One should never give another a gift if she has negative emotions tied to the gift giving occasion as those emotions can attach themselves to the gift and cause trouble for the recipient (even if the emotions are unintentional). It would be better to have another provide the gift on the giver’s behalf. An example would be when an infertile woman who wants children gets invited to a baby shower; although she may be happy for the expetant couple, she will most likely still have some resentment that it isn’t her. That resentment could get transferred to the gift and subsequently bring bad luck to the child.

Weather Forecasting

Many animals besides the groundhog have been used in forecasting the weather. They include the ass (the four-legged variety), beaver, bear, bull, cat, cattle, chipmunk, deer, dog, fox, squirrel, goat, horse, mole, mouse, rabbit, sheep, and wolf. And, the Deitsche use birds of all sorts as well as trees, shrubs and grasses, clouds, fog, and frost, the moon, sun and stars as well.

A cat lying on its side who turns its face upwards predicts stormy weather.

Woolly caterpillars foretell the severity of winter by its coloring. If the ends are black, the beginning and end of winter will be harsh; if the middle, likewise the middle of winter will be bad.

Thick husks on corn predict a severe winter.

A dog lying on his back indicates a change to stormy weather.

If the tops of trees are bare while the sides are still covered in the fall, the winter will be mild; if the leaves fall first from the sides of the trees, the winter will be harsh.

Death and Funerals

Upon the death of a person in a house, all the mirrors of the house were turned around to face the wall; otherwise, the first person to see their reflection was next to pass. (There’s no indication how long one would wait until the mirrors were turned right side out.)

It was customary to throw stones on graves of those who committed suicide or met a violent death or were buried in unconsecrated ground; failing to do so, would leave the passer-by in danger of meeting the spirit of the departed on his journey.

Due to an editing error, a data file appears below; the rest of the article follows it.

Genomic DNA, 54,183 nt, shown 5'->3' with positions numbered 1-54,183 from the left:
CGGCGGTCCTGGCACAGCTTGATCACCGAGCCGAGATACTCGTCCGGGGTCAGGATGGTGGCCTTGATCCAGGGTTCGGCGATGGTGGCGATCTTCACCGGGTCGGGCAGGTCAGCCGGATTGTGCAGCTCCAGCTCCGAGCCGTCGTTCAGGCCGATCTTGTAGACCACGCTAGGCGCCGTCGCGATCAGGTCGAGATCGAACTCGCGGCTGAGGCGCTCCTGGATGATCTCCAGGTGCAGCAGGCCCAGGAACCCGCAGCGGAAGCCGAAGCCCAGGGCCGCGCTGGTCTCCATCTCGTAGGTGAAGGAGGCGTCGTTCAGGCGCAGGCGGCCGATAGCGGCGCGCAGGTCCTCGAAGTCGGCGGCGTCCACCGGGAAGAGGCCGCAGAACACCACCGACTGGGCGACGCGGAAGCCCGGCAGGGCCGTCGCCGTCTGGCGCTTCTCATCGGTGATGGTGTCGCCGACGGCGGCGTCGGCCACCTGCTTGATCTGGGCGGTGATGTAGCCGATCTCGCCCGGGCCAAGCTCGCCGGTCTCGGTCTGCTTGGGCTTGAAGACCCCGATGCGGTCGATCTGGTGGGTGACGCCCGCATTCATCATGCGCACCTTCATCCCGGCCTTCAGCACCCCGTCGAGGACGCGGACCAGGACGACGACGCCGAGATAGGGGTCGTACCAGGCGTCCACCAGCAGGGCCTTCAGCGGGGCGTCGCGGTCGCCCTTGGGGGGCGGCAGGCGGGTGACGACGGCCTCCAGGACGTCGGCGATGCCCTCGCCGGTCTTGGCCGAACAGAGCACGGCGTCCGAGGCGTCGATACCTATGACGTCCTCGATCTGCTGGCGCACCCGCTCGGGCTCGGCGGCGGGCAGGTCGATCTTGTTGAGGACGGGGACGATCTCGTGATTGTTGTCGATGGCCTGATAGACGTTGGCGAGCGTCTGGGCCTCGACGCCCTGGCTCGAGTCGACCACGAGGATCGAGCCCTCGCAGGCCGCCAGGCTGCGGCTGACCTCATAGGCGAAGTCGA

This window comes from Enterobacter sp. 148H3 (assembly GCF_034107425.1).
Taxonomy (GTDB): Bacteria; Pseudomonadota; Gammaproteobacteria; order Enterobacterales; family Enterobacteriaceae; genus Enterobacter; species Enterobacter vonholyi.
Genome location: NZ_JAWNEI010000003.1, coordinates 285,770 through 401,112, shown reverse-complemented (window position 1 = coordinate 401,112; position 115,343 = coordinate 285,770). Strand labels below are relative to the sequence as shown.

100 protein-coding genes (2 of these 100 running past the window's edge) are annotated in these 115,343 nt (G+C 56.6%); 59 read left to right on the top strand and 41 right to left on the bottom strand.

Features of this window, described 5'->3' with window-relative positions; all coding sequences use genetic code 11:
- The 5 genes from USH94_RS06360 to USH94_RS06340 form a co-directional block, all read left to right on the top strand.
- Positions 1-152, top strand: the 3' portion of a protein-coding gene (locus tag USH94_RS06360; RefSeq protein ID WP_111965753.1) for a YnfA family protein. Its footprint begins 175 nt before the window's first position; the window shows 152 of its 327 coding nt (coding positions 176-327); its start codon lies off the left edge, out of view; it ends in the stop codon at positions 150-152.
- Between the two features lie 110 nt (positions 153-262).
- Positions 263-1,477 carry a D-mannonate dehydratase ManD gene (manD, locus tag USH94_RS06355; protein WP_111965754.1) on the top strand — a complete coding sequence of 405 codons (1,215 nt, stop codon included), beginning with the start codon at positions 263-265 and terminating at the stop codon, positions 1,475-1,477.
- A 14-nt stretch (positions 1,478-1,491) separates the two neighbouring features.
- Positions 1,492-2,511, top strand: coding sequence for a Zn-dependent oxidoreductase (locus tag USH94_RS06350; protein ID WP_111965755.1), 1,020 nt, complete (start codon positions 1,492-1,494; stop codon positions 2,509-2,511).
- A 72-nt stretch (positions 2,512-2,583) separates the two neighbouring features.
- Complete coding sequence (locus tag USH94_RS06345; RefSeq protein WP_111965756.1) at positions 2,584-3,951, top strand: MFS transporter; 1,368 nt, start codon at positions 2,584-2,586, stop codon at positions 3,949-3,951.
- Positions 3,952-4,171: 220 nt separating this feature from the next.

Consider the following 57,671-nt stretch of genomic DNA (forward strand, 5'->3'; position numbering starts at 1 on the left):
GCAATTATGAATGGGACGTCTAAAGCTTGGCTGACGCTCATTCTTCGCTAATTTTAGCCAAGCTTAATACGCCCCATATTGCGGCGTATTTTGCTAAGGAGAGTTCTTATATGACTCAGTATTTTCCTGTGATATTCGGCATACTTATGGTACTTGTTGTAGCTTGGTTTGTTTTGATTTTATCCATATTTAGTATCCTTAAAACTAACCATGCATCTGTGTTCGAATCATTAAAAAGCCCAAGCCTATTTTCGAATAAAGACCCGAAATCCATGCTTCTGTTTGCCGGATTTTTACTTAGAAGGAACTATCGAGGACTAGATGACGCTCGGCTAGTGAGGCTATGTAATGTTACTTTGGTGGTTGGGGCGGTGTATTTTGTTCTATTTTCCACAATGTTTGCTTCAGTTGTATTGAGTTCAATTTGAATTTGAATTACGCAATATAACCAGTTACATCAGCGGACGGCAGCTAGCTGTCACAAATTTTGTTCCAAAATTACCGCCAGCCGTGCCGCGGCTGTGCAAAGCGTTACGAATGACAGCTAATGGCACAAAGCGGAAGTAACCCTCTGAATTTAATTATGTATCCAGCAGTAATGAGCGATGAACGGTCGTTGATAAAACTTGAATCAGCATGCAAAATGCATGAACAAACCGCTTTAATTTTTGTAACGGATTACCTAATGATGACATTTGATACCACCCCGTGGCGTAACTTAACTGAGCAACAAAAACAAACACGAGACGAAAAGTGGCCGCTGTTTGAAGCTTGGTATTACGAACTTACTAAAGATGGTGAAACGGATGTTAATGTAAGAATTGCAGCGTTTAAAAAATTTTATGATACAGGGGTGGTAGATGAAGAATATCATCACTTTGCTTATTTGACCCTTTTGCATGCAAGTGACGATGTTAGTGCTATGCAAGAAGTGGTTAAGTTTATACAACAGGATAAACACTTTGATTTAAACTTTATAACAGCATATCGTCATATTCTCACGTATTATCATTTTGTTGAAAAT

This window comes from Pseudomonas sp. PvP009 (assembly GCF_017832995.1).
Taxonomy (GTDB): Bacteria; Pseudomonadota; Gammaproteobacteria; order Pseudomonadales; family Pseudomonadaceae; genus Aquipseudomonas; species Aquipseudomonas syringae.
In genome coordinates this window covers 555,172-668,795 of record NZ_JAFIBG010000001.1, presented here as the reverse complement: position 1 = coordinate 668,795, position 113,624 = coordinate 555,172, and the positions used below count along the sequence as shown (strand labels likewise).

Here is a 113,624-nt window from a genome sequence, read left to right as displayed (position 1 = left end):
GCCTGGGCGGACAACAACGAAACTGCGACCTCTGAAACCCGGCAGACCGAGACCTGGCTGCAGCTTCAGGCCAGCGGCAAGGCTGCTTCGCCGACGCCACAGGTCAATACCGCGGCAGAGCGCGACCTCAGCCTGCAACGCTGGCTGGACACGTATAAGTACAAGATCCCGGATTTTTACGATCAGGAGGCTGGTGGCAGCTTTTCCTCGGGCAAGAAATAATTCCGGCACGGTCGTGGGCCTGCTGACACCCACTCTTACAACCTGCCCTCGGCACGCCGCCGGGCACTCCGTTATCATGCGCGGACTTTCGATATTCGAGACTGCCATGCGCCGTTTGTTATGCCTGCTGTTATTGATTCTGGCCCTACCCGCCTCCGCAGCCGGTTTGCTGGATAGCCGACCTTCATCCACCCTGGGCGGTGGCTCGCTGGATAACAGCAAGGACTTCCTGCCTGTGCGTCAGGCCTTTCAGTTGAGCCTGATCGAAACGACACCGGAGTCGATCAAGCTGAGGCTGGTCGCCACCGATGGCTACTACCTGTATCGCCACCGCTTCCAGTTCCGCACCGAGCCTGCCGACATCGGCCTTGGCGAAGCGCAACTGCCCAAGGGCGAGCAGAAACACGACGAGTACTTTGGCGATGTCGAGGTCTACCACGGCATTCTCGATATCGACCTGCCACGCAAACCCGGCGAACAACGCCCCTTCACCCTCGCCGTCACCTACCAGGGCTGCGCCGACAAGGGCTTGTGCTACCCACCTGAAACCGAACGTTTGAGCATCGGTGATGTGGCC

If anyone looks back during the funeral procession, there will soon be another.

On Dreaming

Tell someone what you dreamed about before breakfast the day after the dream and it will come true.

If you dream of a funeral, it means a wedding.

Dream of milk and you will fall “violently” in love.

What you dream on the first night in a strange house will come true. Same for dreams on Friday nights.

Over the years, we Deitsche have kept what works and discarded what doesn’t as pure superstition. I know I still look for the woolly worms every Autumn!

Source:
Hoffman, W. J. Folk-Lore of the Pennsylvania Germans. Forgotten Books, 2007. Print
Aurand, A. Monroe. Popular Home Remedies and Superstitions of the Pennsylvania Germans. The Aurand Press, Lancaster, PA. Print

What’s in a Name?

empty family tree

That famous English bard posed this question by way of Juliet many years ago. Of course, we all know that the circumstances around the names in that story led to a tragic outcome. My exploration of that same question will hopefully instead lead to awareness and a lot less drama!

As I noted in an earlier post, Pennsylvania Dutch is a misnomer. Pennsylvania German is more accurate and Deitsch is even better! The Dutch (those who immigrated from Holland) predominantly settled in New Amsterdam, now known as New York. They’re the folks with windmills and wooden shoes! Surnames with Dutch ancestry include Bosch, Dahl, Dreyer, Hansen, Heyman, Jacobs, Roosevelt, and Snyder, to list a few.

The Germans who would later become known as Deitscherei immigrated to southeastern Pennsylvania and inland counties including Northampton, Berks, Lancaster, Lehigh, Montgomery, and Bucks. Some very early Palatine German refugees were settled in New York by the British but the vast majority of them migrated to Pennsylvania within a short time of arriving in the colonies.

This week, I wanted to share common Deitsch surnames (and their derivations) with everyone. If one, or several, of these names shows up on a family tree and you can trace your lineage to colonial Southeastern or South Central Pennsylvania, you’ve probably got Deitsch blood running through your veins.

Typically, Deitsch surnames fall into three categories:

  1. Names derived from personal names,
  2. Names derived from occupations, and
  3. Names derived from
    1. places of residence or origination or
    2. personal traits.

These personal names exist today in Pennsylvania, some of them changed little since the immigrations. Some examples (and their meanings) are:

  • Albrecht: of distinguished race (Deitsch, Albright)
  • Bernhard: strong as a bear
  • Conrad: bold in council
  • Dietrich: ruler of people
  • Eberhart: strong as a boar
  • Eckert: strong sword
  • Garman: spearman
  • Gebhard: generous giver (Deitsch, Kephart)
  • Gerhard: stong spear
  • Gottschalk: servant of God
  • Hartman: strong man